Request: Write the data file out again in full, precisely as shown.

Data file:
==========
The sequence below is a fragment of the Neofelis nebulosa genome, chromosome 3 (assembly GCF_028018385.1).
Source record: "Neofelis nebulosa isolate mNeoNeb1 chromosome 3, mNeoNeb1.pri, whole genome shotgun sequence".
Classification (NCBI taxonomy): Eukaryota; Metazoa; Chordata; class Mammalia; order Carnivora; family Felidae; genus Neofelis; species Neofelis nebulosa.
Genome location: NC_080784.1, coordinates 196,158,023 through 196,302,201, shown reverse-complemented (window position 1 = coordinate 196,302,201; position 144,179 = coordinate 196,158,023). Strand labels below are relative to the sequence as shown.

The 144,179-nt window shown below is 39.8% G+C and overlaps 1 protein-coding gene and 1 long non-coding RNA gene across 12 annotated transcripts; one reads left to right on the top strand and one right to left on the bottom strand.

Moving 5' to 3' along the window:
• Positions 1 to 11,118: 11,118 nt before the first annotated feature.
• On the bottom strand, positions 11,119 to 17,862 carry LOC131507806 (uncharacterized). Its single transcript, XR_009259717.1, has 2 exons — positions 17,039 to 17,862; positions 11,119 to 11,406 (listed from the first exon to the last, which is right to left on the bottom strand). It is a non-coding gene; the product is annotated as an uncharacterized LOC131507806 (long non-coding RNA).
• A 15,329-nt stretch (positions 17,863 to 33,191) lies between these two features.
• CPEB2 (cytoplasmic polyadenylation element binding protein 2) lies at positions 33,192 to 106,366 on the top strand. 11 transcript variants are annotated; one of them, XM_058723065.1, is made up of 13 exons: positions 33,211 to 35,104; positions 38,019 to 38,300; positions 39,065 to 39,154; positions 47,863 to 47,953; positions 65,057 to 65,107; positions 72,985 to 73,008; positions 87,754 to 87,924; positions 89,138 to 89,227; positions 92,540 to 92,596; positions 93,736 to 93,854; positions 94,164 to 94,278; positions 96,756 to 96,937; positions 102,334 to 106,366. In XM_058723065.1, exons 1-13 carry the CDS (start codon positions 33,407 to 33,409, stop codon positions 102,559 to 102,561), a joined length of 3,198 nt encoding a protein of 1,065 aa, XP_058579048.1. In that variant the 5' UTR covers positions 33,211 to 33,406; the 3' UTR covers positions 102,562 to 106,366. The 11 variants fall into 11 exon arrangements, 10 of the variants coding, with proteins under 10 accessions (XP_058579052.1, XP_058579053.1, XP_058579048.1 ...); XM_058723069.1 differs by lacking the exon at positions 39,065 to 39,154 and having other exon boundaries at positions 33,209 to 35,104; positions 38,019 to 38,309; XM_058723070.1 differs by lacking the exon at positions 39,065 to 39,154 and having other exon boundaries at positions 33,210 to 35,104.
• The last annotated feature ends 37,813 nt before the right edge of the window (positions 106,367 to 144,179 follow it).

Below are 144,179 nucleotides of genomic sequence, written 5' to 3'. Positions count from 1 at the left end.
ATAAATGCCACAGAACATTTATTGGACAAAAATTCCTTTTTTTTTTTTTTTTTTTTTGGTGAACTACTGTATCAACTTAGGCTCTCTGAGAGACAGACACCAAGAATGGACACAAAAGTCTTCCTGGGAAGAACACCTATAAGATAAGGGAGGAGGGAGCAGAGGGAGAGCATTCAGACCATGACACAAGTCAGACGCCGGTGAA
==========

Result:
The sequence below is a fragment of the Neofelis nebulosa genome, chromosome 3 (assembly GCF_028018385.1).
Source record: "Neofelis nebulosa isolate mNeoNeb1 chromosome 3, mNeoNeb1.pri, whole genome shotgun sequence".
Classification (NCBI taxonomy): Eukaryota; Metazoa; Chordata; class Mammalia; order Carnivora; family Felidae; genus Neofelis; species Neofelis nebulosa.
Genome location: NC_080784.1, coordinates 196,158,023 through 196,302,201, shown reverse-complemented (window position 1 = coordinate 196,302,201; position 144,179 = coordinate 196,158,023). Strand labels below are relative to the sequence as shown.

The 144,179-nt window shown below is 39.8% G+C and overlaps 1 protein-coding gene and 1 long non-coding RNA gene across 12 annotated transcripts; one reads left to right on the top strand and one right to left on the bottom strand.

Moving 5' to 3' along the window:
• Positions 1 to 11,118: 11,118 nt before the first annotated feature.
• On the bottom strand, positions 11,119 to 17,862 carry LOC131507806 (uncharacterized). Its single transcript, XR_009259717.1, has 2 exons — positions 17,039 to 17,862; positions 11,119 to 11,406 (listed from the first exon to the last, which is right to left on the bottom strand). It is a non-coding gene; the product is annotated as an uncharacterized LOC131507806 (long non-coding RNA).
• A 15,329-nt stretch (positions 17,863 to 33,191) lies between these two features.
• CPEB2 (cytoplasmic polyadenylation element binding protein 2) lies at positions 33,192 to 106,366 on the top strand. 11 transcript variants are annotated; one of them, XM_058723065.1, is made up of 13 exons: positions 33,211 to 35,104; positions 38,019 to 38,300; positions 39,065 to 39,154; positions 47,863 to 47,953; positions 65,057 to 65,107; positions 72,985 to 73,008; positions 87,754 to 87,924; positions 89,138 to 89,227; positions 92,540 to 92,596; positions 93,736 to 93,854; positions 94,164 to 94,278; positions 96,756 to 96,937; positions 102,334 to 106,366. In XM_058723065.1, exons 1-13 carry the CDS (start codon positions 33,407 to 33,409, stop codon positions 102,559 to 102,561), a joined length of 3,198 nt encoding a protein of 1,065 aa, XP_058579048.1. In that variant the 5' UTR covers positions 33,211 to 33,406; the 3' UTR covers positions 102,562 to 106,366. The 11 variants fall into 11 exon arrangements, 10 of the variants coding, with proteins under 10 accessions (XP_058579052.1, XP_058579053.1, XP_058579048.1 ...); XM_058723069.1 differs by lacking the exon at positions 39,065 to 39,154 and having other exon boundaries at positions 33,209 to 35,104; positions 38,019 to 38,309; XM_058723070.1 differs by lacking the exon at positions 39,065 to 39,154 and having other exon boundaries at positions 33,210 to 35,104.
• The last annotated feature ends 37,813 nt before the right edge of the window (positions 106,367 to 144,179 follow it).

Below are 144,179 nucleotides of genomic sequence, written 5' to 3'. Positions count from 1 at the left end.
ATAAATGCCACAGAACATTTATTGGACAAAAATTCCTTTTTTTTTTTTTTTTTTTTTGGTGAACTACTGTATCAACTTAGGCTCTCTGAGAGACAGACACCAAGAATGGACACAAAAGTCTTCCTGGGAAGAACACCTATAAGATAAGGGAGGAGGGAGCAGAGGGAGAGCATTCAGACCATGACACAAGTCAGACGCCGGTGAA